I have hesitated to venture on these pages into the Jornada del Muerte that is the current landscape of racial identity politics & culture. But venture there I must.
I’d like to think that it’s pretty clear from a decade of content on Frontier Partisans that I am fully supportive of an authentic portrayal of frontier history: one that reckons fully with the inescapable racial issues raised by the expropriation of indigenous inhabitants’ lands and the enslavement of peoples, whether it was by Jamestown tobacco planters in 1619, or Comanche raiders into Mexico in 1830. Simply working that trapline seems to me to be the most generative way of addressing the “racial reckoning” that has been at the forefront of American culture for the past few years.
Lately, though, I’ve felt compelled to address what I consider to be a false trail — that being a fixation on bending history to achieve “representation” in historical and mythic storytelling. Because I think there are better, more authentic, more organic, and more satisfying ways of getting there than race-swapping historical figures and/or shoehorning “diversity” into existing works. Frontier history offers a trove of tales that can make us all culturally richer.
Race-and/or-genre-swapping historical figures strikes me as odd and profoundly silly. Jodie Turner-Smith as Anne Boleyn? Why? Jodie Turner-Smith is, by all accounts, an extraordinarily charismatic and compelling actress. She doubtless deserves prestige roles. But Anne Boleyn was not a Black woman. She was an English woman raised in France. That seems pretty fundamental to me.
Vikings: Valhalla gave us a Black female Jarl Estrid Haakon.
I’m familiar with all of the rationalizations for this sort of thing, and I don’t buy them. Nor do I believe that anyone who raises an issue about them is a racist troll, which is where the discourse inevitably goes.
The depictions ain’t historical, no matter how much you bend reason and reality to pretend that they are (or could be), and they don’t promote that all-important sense of reckless verisimilitude that carries a historical drama. If you’re going to argue that race and gender “shouldn’t matter” in this context, you’d have to be OK with Mulan being portrayed by Jason Momoa or Shaka Zulu being portrayed by Katheryn Winnick. Ridiculous, right?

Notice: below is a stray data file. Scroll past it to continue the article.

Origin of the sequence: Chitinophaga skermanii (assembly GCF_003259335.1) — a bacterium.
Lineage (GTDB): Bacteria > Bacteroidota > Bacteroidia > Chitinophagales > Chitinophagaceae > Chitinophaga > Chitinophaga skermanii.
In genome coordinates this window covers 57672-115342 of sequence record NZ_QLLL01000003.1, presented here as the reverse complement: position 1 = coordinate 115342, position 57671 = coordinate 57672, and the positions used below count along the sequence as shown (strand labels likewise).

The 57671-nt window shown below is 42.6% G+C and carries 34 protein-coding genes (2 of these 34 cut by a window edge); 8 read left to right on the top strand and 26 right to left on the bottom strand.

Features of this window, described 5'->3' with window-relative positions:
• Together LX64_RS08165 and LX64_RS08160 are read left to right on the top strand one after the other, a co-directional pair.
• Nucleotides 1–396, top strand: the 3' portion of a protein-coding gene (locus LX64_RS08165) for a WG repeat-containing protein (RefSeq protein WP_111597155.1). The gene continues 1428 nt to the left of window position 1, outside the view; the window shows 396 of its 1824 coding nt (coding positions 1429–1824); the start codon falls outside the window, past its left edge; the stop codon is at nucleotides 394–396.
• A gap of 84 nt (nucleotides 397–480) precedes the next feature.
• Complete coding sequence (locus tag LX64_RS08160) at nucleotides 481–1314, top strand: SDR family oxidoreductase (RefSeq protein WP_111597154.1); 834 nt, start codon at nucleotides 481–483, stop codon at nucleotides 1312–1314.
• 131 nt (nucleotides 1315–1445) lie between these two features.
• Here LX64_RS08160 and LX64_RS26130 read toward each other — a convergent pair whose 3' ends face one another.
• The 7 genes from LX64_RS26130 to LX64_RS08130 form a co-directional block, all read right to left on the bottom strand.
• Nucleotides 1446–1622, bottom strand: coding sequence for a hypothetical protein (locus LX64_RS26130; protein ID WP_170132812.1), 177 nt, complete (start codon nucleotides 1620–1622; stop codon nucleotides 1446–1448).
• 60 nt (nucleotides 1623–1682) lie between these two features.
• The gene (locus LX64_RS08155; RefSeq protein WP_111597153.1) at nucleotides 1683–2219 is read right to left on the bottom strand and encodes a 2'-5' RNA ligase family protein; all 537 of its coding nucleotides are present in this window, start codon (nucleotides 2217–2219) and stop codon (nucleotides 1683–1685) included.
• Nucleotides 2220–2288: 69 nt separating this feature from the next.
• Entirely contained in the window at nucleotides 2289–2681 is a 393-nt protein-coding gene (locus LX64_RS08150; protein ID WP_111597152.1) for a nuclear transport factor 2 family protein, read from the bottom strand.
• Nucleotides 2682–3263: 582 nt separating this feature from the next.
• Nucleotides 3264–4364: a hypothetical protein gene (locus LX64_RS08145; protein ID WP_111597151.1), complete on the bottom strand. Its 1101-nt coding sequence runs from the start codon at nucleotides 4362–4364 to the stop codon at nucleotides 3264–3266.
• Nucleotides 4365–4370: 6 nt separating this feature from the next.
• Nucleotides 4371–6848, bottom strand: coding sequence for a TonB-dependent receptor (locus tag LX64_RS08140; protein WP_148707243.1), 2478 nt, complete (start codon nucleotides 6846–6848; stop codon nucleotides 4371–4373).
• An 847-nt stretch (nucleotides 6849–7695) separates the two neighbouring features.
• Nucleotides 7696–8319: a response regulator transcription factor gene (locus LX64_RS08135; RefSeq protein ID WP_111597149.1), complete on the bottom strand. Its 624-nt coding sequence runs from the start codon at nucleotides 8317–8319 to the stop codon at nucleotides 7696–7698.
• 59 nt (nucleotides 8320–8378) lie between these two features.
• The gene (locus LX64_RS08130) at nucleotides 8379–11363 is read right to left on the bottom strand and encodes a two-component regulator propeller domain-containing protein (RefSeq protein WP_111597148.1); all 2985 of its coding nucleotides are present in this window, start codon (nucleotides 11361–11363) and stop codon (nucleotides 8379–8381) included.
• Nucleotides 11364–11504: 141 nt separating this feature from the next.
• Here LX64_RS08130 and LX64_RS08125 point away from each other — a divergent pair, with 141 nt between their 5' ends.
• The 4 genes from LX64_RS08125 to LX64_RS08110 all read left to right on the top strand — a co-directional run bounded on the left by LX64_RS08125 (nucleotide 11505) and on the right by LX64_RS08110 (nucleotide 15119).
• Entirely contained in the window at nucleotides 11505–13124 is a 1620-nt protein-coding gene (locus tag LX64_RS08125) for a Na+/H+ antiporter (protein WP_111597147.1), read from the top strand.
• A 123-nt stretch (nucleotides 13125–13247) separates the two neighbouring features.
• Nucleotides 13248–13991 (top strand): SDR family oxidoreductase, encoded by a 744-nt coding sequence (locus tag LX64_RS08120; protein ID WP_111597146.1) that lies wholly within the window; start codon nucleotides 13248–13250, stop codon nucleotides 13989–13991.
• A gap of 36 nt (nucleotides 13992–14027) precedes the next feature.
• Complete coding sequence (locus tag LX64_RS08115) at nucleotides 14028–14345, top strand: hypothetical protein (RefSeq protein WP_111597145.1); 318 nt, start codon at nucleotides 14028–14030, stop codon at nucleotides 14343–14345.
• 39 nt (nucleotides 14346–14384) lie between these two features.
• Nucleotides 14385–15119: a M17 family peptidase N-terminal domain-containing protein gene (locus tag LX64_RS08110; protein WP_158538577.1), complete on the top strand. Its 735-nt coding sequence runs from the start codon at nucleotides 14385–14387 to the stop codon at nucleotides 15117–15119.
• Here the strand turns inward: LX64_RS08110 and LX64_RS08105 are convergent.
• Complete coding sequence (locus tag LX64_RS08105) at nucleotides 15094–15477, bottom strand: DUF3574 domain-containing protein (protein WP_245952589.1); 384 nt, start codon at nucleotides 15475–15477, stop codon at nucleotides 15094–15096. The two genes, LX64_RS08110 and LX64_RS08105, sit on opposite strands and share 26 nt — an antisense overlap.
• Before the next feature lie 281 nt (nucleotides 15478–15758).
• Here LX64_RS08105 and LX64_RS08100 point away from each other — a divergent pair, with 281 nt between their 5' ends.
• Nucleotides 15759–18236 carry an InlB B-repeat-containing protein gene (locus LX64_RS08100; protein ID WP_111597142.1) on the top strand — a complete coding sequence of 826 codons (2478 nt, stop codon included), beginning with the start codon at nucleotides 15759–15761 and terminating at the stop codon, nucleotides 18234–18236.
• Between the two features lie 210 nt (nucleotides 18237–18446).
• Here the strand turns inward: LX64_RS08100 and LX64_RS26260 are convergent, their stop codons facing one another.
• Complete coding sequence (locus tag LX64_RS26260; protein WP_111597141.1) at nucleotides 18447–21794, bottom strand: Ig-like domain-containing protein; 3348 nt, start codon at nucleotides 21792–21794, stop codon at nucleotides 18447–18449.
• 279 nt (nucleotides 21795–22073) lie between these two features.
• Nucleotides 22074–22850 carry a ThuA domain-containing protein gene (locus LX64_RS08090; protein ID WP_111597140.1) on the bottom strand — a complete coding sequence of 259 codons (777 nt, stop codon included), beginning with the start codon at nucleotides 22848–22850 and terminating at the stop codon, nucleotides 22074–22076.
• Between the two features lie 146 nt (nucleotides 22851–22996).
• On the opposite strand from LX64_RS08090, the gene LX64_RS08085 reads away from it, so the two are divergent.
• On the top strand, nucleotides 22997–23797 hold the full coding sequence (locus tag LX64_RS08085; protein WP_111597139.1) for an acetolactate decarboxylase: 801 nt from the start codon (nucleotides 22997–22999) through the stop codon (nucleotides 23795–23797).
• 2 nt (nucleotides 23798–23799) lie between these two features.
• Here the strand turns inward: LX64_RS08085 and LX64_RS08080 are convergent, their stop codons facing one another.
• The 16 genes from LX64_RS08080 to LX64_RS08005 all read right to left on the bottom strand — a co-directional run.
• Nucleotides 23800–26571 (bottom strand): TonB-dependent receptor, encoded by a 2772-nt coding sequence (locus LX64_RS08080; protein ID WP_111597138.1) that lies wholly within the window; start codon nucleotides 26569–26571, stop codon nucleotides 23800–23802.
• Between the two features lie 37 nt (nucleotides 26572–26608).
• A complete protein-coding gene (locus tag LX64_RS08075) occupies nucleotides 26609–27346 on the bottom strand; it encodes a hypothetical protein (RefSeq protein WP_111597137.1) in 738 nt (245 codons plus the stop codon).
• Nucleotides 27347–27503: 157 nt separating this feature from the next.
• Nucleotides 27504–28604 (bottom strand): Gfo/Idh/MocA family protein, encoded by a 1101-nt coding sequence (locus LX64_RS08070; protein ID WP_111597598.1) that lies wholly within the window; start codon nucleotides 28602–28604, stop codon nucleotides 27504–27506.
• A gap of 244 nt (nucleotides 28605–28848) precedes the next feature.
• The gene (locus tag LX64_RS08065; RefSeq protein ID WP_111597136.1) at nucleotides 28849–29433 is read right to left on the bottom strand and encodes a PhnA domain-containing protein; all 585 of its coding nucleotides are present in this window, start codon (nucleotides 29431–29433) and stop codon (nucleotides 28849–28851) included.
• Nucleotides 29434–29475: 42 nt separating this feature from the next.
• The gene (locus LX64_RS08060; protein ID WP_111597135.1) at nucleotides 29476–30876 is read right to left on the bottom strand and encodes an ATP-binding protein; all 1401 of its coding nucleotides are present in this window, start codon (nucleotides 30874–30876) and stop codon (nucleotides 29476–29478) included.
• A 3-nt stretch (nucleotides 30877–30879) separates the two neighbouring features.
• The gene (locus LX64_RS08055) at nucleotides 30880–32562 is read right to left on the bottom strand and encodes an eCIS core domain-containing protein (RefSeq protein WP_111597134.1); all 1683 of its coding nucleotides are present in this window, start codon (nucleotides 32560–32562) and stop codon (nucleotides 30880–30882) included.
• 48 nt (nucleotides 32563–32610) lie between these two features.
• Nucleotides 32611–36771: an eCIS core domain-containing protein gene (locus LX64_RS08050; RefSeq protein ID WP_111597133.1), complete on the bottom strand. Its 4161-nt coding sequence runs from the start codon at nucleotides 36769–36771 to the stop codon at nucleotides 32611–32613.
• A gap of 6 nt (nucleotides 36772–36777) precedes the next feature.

But it’s more insidious than that — it’s unnecessary and ultimately destructive of the ends of creating more authentically diverse programing.
Why egregiously alter history when there are GREAT stories to be told that are historical? My beloved Black Sails featured an arc in which the Nassau Pirates found common cause with a colony of Maroons — escaped slaves who had built an isolated Caribbean refuge from the British Empire, then chose to confront that Empire with arms. The two most regal and genuinely worthy people in the world of Black Sails were women of color: the Maroon Madi Scott (Zethu Dlomo) and the magnificent Max (Jessica Parker Kennedy).
Nothing felt forced about this storyline and these characters because it wasn’t forced. The Caribbean Basin of the early 18th century was a polyglot a world. Europeans of various extraction mixed with indigenous peoples, and Africans — both slave and free — and already by 1715 there was a very large population of mixed race.
The events of the show did not play out historically in the manner depicted, but they broadly reflect the realities of the time and place. They certainly offer reckless verisimilitude — and diversity.